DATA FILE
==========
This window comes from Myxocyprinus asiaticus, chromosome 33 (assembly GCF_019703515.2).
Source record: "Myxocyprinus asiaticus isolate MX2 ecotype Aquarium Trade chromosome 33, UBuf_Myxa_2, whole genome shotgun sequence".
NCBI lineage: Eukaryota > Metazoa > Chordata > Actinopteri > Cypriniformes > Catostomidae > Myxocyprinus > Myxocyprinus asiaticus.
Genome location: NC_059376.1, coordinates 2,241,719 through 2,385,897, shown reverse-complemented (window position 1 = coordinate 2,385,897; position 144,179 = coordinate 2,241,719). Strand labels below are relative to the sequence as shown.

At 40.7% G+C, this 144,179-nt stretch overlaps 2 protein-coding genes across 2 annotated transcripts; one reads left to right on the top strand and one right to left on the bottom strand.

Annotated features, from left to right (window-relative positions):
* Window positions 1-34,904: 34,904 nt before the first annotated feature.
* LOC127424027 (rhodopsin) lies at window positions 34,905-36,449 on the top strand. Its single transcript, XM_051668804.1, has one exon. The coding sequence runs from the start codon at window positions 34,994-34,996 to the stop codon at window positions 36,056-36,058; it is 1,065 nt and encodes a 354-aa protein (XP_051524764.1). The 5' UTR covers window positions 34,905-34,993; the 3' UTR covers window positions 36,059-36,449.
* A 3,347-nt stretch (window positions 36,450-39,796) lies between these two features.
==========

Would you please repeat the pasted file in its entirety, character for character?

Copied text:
This window comes from Myxocyprinus asiaticus, chromosome 33 (assembly GCF_019703515.2).
Source record: "Myxocyprinus asiaticus isolate MX2 ecotype Aquarium Trade chromosome 33, UBuf_Myxa_2, whole genome shotgun sequence".
NCBI lineage: Eukaryota > Metazoa > Chordata > Actinopteri > Cypriniformes > Catostomidae > Myxocyprinus > Myxocyprinus asiaticus.
Genome location: NC_059376.1, coordinates 2,241,719 through 2,385,897, shown reverse-complemented (window position 1 = coordinate 2,385,897; position 144,179 = coordinate 2,241,719). Strand labels below are relative to the sequence as shown.

At 40.7% G+C, this 144,179-nt stretch overlaps 2 protein-coding genes across 2 annotated transcripts; one reads left to right on the top strand and one right to left on the bottom strand.

Annotated features, from left to right (window-relative positions):
* Window positions 1-34,904: 34,904 nt before the first annotated feature.
* LOC127424027 (rhodopsin) lies at window positions 34,905-36,449 on the top strand. Its single transcript, XM_051668804.1, has one exon. The coding sequence runs from the start codon at window positions 34,994-34,996 to the stop codon at window positions 36,056-36,058; it is 1,065 nt and encodes a 354-aa protein (XP_051524764.1). The 5' UTR covers window positions 34,905-34,993; the 3' UTR covers window positions 36,059-36,449.
* A 3,347-nt stretch (window positions 36,450-39,796) lies between these two features.